Delayed Development Does Not Amount to Repudiatory Breach

A recent Court of Appeal judgement has found that a landlord was not in repudiatory breach of an agreement for lease by delaying construction works.

In Telford Homes (Creekside) Ltd v Ampurius Nu Homes Holdings Ltd, the parties entered into an agreement under which Telford agreed to construct a development of four blocks (A, B, C and D) of mixed residential and commercial use. 

It was intended that Ampurius as tenant would take on a 999-year lease in relation to the commercial units. However, funding difficulties led to work on Blocks A and B being suspended.  The landlord assured the tenant that it was committed to completing the development and eventually resumed work.  However, shortly after work was resumed, Ampurius terminated the contract for repudiatory breach. 

At first instance, it was found that Telford had breached the provisions of the agreement for lease which stipulated that it should carry out the works with due diligence and use reasonable endeavours to procure completion by the expiry date or as soon as reasonably possible thereafter.  It was held that Telford was in repudiatory breach.

Telford appealed against this decision on the basis that there had not been repudiatory breach and that the High Court had not identified the correct date for assessing whether the breaches of contract were repudiatory.

The Court of Appeal found for Telford, holding that:

  • the test for repudiatory breach was whether the breach had deprived the injured party of substantially the whole benefit of the contract.  In this case, the benefit the injured party was intended to obtain from the performance of the contract was a 999-year lease of the commercial units of the development. 

    The Court held that the delay suffered had caused the tenant little if any loss as the delay was short in the context of a 999-year lease and the landlord had always intended to complete the development.  Therefore, Telford’s breach was not repudiatory.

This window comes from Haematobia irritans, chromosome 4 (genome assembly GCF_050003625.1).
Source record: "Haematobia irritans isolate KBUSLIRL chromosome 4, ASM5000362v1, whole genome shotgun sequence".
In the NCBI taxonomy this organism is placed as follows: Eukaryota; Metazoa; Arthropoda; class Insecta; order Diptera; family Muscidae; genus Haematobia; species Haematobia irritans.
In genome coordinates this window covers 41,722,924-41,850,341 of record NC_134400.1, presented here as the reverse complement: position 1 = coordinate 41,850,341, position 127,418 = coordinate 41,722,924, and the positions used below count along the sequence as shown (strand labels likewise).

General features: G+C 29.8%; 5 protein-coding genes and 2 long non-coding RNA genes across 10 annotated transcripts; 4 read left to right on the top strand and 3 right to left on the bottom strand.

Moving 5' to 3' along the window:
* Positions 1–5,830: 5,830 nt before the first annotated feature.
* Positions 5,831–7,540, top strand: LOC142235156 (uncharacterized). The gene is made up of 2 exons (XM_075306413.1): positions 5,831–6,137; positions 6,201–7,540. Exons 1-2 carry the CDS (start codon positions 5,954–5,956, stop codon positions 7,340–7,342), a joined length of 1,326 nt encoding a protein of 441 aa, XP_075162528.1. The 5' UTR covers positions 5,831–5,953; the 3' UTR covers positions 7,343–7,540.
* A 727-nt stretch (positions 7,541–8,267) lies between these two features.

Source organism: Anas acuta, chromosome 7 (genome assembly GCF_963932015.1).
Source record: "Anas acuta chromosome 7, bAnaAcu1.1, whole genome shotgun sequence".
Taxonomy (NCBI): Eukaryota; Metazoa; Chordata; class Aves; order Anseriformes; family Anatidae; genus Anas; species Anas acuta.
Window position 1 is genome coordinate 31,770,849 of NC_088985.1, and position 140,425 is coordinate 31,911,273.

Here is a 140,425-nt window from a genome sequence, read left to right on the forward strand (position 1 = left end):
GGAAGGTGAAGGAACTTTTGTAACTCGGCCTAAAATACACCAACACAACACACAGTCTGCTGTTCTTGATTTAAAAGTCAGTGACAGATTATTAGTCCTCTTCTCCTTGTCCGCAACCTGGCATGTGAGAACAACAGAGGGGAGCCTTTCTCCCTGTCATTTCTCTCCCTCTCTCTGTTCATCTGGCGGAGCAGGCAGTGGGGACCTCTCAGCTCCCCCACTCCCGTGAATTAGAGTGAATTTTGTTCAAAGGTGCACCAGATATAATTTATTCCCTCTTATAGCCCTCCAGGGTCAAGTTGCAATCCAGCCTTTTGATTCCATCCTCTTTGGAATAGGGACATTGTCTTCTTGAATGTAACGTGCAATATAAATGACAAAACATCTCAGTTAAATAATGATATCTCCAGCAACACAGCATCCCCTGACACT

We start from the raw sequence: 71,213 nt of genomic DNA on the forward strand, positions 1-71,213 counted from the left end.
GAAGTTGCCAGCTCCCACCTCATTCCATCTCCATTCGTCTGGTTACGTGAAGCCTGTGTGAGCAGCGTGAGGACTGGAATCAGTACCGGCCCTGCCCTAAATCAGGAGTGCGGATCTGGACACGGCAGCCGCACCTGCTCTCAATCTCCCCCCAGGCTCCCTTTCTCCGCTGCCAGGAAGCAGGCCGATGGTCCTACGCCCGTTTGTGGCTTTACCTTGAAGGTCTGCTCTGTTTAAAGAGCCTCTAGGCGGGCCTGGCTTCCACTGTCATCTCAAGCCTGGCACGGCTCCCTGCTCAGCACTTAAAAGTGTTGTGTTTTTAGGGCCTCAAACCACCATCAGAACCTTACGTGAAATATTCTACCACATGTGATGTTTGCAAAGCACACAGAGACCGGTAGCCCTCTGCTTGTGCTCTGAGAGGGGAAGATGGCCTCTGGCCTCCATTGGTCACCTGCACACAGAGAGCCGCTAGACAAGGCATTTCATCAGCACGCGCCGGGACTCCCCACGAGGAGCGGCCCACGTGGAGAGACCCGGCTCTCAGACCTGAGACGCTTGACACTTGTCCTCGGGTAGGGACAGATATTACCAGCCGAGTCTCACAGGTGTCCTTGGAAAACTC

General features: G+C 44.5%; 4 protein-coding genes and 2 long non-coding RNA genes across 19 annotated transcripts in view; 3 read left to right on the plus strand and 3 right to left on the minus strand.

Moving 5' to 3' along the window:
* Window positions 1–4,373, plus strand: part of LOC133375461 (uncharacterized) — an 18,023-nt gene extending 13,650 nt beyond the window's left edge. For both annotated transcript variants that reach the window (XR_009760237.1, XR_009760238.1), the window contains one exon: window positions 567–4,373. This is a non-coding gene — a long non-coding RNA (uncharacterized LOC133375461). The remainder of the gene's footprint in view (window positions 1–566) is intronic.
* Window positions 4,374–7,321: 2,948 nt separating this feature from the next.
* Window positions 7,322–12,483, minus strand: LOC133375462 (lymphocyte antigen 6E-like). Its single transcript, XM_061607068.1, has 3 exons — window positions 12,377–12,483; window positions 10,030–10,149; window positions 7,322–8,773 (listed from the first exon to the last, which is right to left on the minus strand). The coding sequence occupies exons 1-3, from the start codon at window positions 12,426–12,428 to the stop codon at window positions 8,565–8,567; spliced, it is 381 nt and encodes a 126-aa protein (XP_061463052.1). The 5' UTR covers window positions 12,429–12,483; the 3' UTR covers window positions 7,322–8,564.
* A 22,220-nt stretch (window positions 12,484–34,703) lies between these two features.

• The Court should look at the position on the date of purported termination of the contract, even in the case of actual rather than anticipatory breach.  In looking at the position on this date, the Court should take into account any steps taken by the defaulting party to remedy the breach and to take likely future events into account.

    The Court of Appeal held that the High Court had been wrong to assess repudiation by
    reference to the date on which the breach had taken place and not the date of purported termination, by which date the work had actually restarted.

This decision is likely to be of interest to many businesses.  In the current economic climate, in a number of sectors, it is becoming increasingly common for parties to have difficulty funding their commitments. This judgement clarifies how the Court will assess whether breaches are repudiatory in nature, the date by reference to which that assessment should be made and the situations in which such a breach can be cured.

In particular, the Court of Appeal’s finding that in some situations, a party can cure an actual breach is notable as previous authority indicated that only an anticipatory breach could be cured.  It also demonstrates that the cure can be relevant to the question of whether there is a repudiatory breach in the first place.

This decision also confirms that the test for repudiation is difficult to pass and the best guard against litigation is for the parties to include express provisions addressing when termination is permitted and the financial consequences of that termination in their contract.

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